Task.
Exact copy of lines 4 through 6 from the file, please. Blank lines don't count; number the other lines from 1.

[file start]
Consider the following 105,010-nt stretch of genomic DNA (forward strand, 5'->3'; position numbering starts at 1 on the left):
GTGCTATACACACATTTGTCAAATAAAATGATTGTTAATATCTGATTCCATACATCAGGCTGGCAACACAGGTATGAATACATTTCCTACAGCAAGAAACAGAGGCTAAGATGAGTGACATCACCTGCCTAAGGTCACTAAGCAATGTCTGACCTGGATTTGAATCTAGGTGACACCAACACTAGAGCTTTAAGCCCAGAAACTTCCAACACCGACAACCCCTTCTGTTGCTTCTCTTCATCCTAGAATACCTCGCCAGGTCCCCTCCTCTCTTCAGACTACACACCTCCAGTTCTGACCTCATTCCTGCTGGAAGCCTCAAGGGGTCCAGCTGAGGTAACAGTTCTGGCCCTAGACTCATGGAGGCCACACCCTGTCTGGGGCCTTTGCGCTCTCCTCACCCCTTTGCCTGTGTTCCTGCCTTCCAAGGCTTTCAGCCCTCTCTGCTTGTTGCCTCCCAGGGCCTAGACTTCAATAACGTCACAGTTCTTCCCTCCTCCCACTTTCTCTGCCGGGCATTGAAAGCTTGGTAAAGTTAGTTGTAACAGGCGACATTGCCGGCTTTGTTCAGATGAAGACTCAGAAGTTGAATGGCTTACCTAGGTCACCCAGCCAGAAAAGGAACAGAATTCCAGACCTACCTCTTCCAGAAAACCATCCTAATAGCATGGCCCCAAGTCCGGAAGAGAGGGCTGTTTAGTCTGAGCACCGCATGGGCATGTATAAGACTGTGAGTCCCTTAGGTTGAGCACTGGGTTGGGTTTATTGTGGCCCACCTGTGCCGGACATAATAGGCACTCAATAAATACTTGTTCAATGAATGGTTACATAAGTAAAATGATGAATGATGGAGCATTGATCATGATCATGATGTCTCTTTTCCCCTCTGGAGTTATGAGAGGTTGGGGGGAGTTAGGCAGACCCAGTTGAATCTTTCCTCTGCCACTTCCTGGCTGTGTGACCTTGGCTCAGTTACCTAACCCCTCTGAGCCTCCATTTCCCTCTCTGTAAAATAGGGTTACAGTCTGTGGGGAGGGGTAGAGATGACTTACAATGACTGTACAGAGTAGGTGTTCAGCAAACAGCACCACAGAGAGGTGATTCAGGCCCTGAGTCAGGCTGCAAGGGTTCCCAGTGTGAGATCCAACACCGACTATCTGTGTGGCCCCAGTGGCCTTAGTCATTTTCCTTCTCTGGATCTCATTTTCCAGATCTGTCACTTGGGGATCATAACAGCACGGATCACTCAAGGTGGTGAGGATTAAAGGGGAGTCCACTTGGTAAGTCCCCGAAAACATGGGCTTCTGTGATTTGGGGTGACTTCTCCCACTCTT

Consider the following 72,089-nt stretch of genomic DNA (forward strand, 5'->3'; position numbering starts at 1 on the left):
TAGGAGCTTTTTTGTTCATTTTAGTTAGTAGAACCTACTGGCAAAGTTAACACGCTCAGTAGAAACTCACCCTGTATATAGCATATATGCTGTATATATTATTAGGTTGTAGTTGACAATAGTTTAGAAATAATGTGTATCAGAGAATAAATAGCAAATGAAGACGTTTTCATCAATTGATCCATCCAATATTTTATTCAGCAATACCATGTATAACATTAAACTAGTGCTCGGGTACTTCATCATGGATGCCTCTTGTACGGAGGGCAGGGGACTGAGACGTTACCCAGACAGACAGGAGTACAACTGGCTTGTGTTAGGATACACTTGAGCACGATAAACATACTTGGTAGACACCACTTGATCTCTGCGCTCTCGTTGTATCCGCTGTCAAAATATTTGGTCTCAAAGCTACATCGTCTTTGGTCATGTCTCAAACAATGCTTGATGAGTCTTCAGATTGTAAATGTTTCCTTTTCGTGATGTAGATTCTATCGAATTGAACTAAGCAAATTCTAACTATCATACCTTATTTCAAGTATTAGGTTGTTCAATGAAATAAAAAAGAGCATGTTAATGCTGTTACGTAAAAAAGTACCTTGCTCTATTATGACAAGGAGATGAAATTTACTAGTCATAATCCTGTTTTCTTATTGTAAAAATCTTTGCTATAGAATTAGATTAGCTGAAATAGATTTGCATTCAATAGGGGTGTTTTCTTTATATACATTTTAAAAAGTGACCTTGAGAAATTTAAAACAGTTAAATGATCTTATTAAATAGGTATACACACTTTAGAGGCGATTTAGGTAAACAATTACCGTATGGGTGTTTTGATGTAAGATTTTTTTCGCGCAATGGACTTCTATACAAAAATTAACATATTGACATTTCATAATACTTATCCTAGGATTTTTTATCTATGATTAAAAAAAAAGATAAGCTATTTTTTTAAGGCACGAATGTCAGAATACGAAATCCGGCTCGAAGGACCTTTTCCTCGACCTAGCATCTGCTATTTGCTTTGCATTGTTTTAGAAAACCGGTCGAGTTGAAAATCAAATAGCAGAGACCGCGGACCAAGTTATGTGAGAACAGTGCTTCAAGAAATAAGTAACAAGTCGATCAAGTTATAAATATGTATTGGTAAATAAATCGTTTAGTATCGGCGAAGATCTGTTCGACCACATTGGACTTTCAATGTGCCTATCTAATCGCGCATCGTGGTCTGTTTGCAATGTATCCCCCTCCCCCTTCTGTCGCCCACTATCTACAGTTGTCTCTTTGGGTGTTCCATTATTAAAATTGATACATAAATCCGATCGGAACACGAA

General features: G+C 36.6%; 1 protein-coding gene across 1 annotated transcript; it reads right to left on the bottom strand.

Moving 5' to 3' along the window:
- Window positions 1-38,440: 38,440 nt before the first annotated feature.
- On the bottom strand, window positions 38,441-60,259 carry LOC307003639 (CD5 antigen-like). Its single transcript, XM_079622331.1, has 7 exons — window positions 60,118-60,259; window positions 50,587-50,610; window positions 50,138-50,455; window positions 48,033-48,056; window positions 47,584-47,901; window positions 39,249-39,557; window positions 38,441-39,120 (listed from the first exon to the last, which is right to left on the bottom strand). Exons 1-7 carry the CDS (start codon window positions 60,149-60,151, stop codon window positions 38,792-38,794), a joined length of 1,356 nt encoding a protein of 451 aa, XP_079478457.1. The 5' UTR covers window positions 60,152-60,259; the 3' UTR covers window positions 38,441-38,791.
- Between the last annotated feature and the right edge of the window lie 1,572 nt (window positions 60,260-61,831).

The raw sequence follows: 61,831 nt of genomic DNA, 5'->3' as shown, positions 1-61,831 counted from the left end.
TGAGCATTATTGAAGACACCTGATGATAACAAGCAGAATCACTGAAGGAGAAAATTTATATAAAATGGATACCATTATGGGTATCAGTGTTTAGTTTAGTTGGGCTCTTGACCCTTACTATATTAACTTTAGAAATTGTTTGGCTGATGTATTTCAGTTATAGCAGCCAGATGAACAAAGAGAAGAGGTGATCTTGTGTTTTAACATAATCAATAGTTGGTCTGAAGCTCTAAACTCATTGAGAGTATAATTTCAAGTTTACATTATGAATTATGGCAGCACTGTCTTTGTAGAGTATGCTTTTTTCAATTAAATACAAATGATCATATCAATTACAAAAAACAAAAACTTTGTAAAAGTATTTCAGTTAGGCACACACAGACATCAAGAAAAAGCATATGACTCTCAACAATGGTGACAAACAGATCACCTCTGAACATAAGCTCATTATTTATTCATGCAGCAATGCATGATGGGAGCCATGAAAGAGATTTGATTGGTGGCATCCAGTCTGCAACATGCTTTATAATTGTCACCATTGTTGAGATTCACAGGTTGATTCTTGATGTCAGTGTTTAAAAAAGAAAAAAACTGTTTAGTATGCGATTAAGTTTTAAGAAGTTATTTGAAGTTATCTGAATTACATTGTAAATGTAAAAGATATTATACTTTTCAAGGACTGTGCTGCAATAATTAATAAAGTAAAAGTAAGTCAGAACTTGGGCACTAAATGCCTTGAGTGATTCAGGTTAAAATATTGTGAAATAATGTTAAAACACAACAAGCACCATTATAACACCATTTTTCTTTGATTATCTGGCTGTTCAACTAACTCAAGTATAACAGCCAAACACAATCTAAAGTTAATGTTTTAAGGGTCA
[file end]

TAGGAGCTTTTTTGTTCATTTTAGTTAGTAGAACCTACTGGCAAAGTTAACACGCTCAGTAGAAACTCACCCTGTATATAGCATATATGCTGTATATATTATTAGGTTGTAGTTGACAATAGTTTAGAAATAATGTGTATCAGAGAATAAATAGCAAATGAAGACGTTTTCATCAATTGATCCATCCAATATTTTATTCAGCAATACCATGTATAACATTAAACTAGTGCTCGGGTACTTCATCATGGATGCCTCTTGTACGGAGGGCAGGGGACTGAGACGTTACCCAGACAGACAGGAGTACAACTGGCTTGTGTTAGGATACACTTGAGCACGATAAACATACTTGGTAGACACCACTTGATCTCTGCGCTCTCGTTGTATCCGCTGTCAAAATATTTGGTCTCAAAGCTACATCGTCTTTGGTCATGTCTCAAACAATGCTTGATGAGTCTTCAGATTGTAAATGTTTCCTTTTCGTGATGTAGATTCTATCGAATTGAACTAAGCAAATTCTAACTATCATACCTTATTTCAAGTATTAGGTTGTTCAATGAAATAAAAAAGAGCATGTTAATGCTGTTACGTAAAAAAGTACCTTGCTCTATTATGACAAGGAGATGAAATTTACTAGTCATAATCCTGTTTTCTTATTGTAAAAATCTTTGCTATAGAATTAGATTAGCTGAAATAGATTTGCATTCAATAGGGGTGTTTTCTTTATATACATTTTAAAAAGTGACCTTGAGAAATTTAAAACAGTTAAATGATCTTATTAAATAGGTATACACACTTTAGAGGCGATTTAGGTAAACAATTACCGTATGGGTGTTTTGATGTAAGATTTTTTTCGCGCAATGGACTTCTATACAAAAATTAACATATTGACATTTCATAATACTTATCCTAGGATTTTTTATCTATGATTAAAAAAAAAGATAAGCTATTTTTTTAAGGCACGAATGTCAGAATACGAAATCCGGCTCGAAGGACCTTTTCCTCGACCTAGCATCTGCTATTTGCTTTGCATTGTTTTAGAAAACCGGTCGAGTTGAAAATCAAATAGCAGAGACCGCGGACCAAGTTATGTGAGAACAGTGCTTCAAGAAATAAGTAACAAGTCGATCAAGTTATAAATATGTATTGGTAAATAAATCGTTTAGTATCGGCGAAGATCTGTTCGACCACATTGGACTTTCAATGTGCCTATCTAATCGCGCATCGTGGTCTGTTTGCAATGTATCCCCCTCCCCCTTCTGTCGCCCACTATCTACAGTTGTCTCTTTGGGTGTTCCATTATTAAAATTGATACATAAATCCGATCGGAACACGAA

General features: G+C 36.6%; 1 protein-coding gene across 1 annotated transcript; it reads right to left on the bottom strand.

Moving 5' to 3' along the window: